What to do when starting a reluctant dog, which doesn’t want to work.
Every dog is different
It’s normal for a dog to be excited, when you take it to sheep or cattle for the first time.
Dogs use a hunting instinct when they work, but sometimes the instinct is dormant.
The dog shows no interest in the sheep. She should be glaring at them!
Waving the training stick appears to worry the dog, but she soon reacts to the sheep.
Take care not to frighten a sensitive dog, at this delicate stage.
The dog is hassling the sheep, but not harming them.
Tapping the stick on the ground can help to keep the dog out as it runs at the sheep.
The dog’s bouncy pace suggests she’s playing, rather than actually working.
We must protect the sheep, without putting the sensitive dog off working.
Taking the pressure off the dog, to keep her interest in the sheep.
Guide the dog around the sheep
Trying to guide the dog around the sheep, and not through them.
This time, gently waving the stick encourages the dog to keep out.
The dog went in the ‘Away‘ direction, but doesn’t want to go ‘Come bye‘.
The dog goes ‘Away’ again, but reluctantly.
Once again, Maisie refuses to flank in the clockwise direction,
Trying to block the dog as it goes between sheep and hurdles, to change it’s direction
A great opportunity! The sheep are in the middle of the training ring!
Getting between the dog and the sheep, to ‘push’ her out around them.
Another opportunity to block the dog, and send her clockwise again!
Whacking the stick on the ground keeps her out, and she gets the sheep off the fence.
She’s stopped bouncing!
Importantly, Maisie has stopped bouncing. She’s taking her work seriously.
Whacking the stick, helps the dog get the sheep off the fence again.
Trying to keep the dog flanking, to get her used to going in the ‘Come bye’ direction.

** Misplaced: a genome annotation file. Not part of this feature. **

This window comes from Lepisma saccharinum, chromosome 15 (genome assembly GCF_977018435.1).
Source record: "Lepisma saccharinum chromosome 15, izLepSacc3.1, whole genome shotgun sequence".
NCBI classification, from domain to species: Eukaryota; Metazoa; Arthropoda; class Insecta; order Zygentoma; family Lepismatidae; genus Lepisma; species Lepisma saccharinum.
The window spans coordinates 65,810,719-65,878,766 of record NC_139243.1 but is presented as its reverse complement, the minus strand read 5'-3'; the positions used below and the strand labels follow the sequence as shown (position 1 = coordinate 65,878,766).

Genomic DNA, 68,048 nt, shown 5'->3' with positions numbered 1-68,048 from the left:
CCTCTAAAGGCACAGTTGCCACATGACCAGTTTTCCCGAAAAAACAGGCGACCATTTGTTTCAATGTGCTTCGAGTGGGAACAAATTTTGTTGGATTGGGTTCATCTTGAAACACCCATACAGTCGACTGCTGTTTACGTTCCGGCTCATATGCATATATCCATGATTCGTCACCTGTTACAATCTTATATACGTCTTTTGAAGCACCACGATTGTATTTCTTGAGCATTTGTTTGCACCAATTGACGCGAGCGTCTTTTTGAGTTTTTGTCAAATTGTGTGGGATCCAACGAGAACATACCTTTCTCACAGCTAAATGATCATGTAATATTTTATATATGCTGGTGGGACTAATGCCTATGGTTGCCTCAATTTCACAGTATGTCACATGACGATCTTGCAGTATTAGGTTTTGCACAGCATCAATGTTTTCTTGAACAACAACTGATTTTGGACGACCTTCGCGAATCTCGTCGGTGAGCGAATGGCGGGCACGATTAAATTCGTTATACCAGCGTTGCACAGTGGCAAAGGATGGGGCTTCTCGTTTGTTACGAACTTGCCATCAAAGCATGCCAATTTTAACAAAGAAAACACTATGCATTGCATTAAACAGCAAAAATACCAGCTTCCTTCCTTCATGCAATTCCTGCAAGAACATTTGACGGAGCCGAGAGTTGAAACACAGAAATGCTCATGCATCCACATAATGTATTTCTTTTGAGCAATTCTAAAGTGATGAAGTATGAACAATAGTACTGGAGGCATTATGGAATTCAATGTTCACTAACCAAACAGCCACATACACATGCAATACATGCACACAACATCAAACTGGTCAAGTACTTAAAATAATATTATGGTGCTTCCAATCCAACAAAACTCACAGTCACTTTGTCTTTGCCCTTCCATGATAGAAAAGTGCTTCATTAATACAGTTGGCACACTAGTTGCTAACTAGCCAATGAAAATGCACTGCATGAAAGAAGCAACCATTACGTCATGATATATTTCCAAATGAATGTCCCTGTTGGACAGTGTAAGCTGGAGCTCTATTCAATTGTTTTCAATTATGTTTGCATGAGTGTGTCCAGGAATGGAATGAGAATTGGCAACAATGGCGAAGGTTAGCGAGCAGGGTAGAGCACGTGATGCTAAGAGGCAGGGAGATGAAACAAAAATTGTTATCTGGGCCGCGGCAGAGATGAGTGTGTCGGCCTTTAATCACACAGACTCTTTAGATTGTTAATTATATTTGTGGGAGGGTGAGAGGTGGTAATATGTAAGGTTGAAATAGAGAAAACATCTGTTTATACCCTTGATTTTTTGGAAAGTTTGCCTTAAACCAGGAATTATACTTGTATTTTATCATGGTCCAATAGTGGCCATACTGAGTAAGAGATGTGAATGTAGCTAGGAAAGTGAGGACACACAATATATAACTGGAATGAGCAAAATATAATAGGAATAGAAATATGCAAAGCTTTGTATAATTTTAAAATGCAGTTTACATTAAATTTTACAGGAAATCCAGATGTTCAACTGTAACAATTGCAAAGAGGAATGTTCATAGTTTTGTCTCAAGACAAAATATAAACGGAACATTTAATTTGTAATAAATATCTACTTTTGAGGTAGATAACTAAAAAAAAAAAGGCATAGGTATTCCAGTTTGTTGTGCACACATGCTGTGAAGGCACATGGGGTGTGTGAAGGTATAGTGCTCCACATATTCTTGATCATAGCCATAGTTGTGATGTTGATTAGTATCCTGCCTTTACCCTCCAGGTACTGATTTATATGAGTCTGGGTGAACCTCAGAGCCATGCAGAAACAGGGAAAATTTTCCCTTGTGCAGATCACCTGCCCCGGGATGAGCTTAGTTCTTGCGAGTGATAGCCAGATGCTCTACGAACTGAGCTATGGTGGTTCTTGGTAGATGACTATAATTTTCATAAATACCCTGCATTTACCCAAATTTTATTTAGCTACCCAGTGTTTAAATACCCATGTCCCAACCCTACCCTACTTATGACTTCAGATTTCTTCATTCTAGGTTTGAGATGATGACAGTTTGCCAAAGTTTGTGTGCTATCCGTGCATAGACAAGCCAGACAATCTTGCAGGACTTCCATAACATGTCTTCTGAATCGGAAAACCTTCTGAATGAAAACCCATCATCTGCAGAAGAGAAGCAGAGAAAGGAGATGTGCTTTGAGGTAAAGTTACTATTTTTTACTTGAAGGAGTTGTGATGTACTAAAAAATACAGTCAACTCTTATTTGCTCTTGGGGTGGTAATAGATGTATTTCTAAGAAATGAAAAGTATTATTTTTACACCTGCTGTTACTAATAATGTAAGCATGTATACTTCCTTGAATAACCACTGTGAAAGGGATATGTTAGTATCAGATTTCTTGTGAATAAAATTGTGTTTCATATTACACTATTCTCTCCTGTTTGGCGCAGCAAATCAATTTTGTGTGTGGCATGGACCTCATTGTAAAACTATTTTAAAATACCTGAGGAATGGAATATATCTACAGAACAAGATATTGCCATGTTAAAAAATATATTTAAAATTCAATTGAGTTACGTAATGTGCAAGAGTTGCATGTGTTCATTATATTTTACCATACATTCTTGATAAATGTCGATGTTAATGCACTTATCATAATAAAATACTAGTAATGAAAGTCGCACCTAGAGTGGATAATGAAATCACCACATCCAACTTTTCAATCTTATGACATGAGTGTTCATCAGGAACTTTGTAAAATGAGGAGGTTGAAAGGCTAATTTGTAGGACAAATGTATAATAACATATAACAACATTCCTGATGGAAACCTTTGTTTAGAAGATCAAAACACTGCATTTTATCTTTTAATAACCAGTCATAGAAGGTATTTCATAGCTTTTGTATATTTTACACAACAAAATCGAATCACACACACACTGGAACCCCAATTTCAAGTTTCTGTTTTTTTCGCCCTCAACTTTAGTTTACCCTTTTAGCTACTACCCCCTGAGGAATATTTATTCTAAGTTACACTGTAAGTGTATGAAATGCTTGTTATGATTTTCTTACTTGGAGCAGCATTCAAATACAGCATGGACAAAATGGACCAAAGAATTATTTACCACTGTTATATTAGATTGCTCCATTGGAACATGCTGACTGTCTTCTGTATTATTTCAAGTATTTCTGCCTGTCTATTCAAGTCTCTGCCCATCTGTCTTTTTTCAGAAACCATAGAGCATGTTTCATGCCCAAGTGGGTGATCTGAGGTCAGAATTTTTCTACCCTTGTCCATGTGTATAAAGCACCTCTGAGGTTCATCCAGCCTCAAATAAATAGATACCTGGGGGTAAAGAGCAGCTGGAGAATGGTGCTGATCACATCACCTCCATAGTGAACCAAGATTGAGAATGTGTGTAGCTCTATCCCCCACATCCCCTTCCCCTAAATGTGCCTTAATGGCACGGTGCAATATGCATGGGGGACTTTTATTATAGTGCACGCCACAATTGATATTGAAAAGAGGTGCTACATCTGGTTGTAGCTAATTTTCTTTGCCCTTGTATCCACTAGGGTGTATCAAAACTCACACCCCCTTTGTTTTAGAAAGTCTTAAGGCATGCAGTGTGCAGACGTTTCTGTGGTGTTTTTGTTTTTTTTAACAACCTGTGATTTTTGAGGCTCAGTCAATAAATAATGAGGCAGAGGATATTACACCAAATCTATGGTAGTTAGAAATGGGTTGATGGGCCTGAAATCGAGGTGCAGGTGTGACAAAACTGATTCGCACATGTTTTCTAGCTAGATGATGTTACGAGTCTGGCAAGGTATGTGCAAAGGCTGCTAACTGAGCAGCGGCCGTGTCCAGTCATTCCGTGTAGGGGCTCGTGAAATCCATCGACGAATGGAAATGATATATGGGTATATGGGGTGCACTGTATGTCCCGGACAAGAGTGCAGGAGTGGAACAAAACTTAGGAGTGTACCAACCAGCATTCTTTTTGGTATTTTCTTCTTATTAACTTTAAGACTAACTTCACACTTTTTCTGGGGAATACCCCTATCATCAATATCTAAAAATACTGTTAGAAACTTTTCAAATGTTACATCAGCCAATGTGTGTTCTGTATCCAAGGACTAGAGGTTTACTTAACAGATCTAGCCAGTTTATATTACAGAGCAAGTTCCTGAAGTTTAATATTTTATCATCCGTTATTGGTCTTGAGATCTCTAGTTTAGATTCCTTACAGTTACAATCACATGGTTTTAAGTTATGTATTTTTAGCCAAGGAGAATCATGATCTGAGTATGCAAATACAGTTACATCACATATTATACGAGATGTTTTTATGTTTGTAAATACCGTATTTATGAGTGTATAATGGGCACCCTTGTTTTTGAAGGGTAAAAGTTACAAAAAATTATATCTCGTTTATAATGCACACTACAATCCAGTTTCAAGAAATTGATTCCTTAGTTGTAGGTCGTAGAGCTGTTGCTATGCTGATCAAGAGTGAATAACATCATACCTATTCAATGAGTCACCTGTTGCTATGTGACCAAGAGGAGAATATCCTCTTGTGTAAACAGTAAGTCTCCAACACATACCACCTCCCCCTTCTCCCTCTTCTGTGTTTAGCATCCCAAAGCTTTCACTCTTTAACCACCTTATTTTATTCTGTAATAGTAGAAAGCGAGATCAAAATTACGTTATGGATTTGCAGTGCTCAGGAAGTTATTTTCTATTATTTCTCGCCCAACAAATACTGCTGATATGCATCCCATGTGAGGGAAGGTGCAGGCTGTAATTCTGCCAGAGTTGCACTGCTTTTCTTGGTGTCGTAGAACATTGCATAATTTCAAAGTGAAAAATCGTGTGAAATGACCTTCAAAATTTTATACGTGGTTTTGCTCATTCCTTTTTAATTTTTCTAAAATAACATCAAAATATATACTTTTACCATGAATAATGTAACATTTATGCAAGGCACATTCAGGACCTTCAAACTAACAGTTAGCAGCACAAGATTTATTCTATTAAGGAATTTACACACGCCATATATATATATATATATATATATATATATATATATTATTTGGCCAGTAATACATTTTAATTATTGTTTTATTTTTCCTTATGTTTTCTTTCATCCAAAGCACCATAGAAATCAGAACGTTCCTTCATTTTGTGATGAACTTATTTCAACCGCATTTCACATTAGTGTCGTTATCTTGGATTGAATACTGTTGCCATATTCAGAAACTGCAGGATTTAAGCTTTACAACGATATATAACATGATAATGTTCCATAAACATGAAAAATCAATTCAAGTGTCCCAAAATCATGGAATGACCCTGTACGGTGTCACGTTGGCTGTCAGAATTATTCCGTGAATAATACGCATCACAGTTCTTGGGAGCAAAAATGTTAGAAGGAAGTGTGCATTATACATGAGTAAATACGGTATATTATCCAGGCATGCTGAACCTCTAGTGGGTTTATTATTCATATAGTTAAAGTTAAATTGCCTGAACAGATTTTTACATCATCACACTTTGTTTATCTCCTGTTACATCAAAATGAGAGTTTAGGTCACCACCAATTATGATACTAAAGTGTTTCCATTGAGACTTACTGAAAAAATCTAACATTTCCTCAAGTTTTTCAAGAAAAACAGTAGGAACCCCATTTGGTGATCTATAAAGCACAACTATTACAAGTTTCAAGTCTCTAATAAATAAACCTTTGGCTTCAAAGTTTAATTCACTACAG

Now Maisie seems reluctant to go ‘Away’, and dives into the sheep!
An early correction, stops the dog splitting the sheep.
The dog’s tired so we’ll stop soon, but first let’s see if she’ll go clockwise again.
Maisie went clockwise, but dived into the sheep when they were close to the hurdles.
The sheep are tight on the hurdles but Maisie gets them off – just!
Getting between the sheep and the dog, to catch her and end the session.
At the start of the session, Maisie didn’t even look at the sheep. She’s keener now!
For another training session with a sensitive (but aggressive) dog, watch ‘Calm but firm‘.
Starting Maisie was easy! To get a more difficult dog started, watch ‘Starting a non-starter‘.
There’s always the exception…
Most dogs are over-excited when they first encounter sheep and it’s up to the trainer to do their best to protect the stock. Occasionally though the dog takes no interest in the stock at all and doesn’t want to work. Starting a reluctant dog requires patience and determination.
In this tutorial, Maisie shows no interest in sheep at first, but once the hunting instinct kicks-in, despite being a sensitive dog, she’s aggressive with them.
Our video demonstrates how to limit the pressure applied by your control measures, while at the same time encouraging the dog to work.
It also shows a good example of how to get a dog to flank both ways around the sheep when the dog prefers to cast in one direction only.